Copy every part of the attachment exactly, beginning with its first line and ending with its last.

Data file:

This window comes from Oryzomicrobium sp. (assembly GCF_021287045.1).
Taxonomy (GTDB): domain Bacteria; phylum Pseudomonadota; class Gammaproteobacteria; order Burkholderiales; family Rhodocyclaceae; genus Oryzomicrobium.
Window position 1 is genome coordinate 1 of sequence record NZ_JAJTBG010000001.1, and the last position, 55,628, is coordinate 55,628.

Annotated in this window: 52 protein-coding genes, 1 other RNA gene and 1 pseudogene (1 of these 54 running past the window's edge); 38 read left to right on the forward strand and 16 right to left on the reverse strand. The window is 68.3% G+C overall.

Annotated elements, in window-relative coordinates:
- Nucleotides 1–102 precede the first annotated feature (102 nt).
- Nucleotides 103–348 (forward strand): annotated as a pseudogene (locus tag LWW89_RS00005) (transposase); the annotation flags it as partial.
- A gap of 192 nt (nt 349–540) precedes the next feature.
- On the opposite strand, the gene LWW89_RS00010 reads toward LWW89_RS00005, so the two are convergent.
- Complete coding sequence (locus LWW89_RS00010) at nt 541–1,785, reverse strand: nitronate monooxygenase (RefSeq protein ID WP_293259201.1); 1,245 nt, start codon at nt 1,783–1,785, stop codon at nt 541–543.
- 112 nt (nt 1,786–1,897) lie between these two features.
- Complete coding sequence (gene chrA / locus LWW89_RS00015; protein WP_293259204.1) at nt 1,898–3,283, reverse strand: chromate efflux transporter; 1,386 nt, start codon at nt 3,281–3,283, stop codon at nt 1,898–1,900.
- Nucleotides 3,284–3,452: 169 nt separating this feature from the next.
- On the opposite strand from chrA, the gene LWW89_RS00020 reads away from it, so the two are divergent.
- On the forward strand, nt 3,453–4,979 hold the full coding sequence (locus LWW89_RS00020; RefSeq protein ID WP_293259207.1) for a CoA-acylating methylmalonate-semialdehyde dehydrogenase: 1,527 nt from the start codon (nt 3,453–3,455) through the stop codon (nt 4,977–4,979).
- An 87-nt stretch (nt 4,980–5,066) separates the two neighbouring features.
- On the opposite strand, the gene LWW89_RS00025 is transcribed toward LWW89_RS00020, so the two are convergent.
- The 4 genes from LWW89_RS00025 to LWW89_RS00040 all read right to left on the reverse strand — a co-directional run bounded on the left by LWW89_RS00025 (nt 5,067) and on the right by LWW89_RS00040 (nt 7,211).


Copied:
This window comes from Oryzomicrobium sp. (assembly GCF_021287045.1).
Taxonomy (GTDB): domain Bacteria; phylum Pseudomonadota; class Gammaproteobacteria; order Burkholderiales; family Rhodocyclaceae; genus Oryzomicrobium.
Window position 1 is genome coordinate 1 of sequence record NZ_JAJTBG010000001.1, and the last position, 55,628, is coordinate 55,628.

Annotated in this window: 52 protein-coding genes, 1 other RNA gene and 1 pseudogene (1 of these 54 running past the window's edge); 38 read left to right on the forward strand and 16 right to left on the reverse strand. The window is 68.3% G+C overall.

Annotated elements, in window-relative coordinates:
- Nucleotides 1–102 precede the first annotated feature (102 nt).
- Nucleotides 103–348 (forward strand): annotated as a pseudogene (locus tag LWW89_RS00005) (transposase); the annotation flags it as partial.
- A gap of 192 nt (nt 349–540) precedes the next feature.
- On the opposite strand, the gene LWW89_RS00010 reads toward LWW89_RS00005, so the two are convergent.
- Complete coding sequence (locus LWW89_RS00010) at nt 541–1,785, reverse strand: nitronate monooxygenase (RefSeq protein ID WP_293259201.1); 1,245 nt, start codon at nt 1,783–1,785, stop codon at nt 541–543.
- 112 nt (nt 1,786–1,897) lie between these two features.
- Complete coding sequence (gene chrA / locus LWW89_RS00015; protein WP_293259204.1) at nt 1,898–3,283, reverse strand: chromate efflux transporter; 1,386 nt, start codon at nt 3,281–3,283, stop codon at nt 1,898–1,900.
- Nucleotides 3,284–3,452: 169 nt separating this feature from the next.
- On the opposite strand from chrA, the gene LWW89_RS00020 reads away from it, so the two are divergent.
- On the forward strand, nt 3,453–4,979 hold the full coding sequence (locus LWW89_RS00020; RefSeq protein ID WP_293259207.1) for a CoA-acylating methylmalonate-semialdehyde dehydrogenase: 1,527 nt from the start codon (nt 3,453–3,455) through the stop codon (nt 4,977–4,979).
- An 87-nt stretch (nt 4,980–5,066) separates the two neighbouring features.
- On the opposite strand, the gene LWW89_RS00025 is transcribed toward LWW89_RS00020, so the two are convergent.
- The 4 genes from LWW89_RS00025 to LWW89_RS00040 all read right to left on the reverse strand — a co-directional run bounded on the left by LWW89_RS00025 (nt 5,067) and on the right by LWW89_RS00040 (nt 7,211).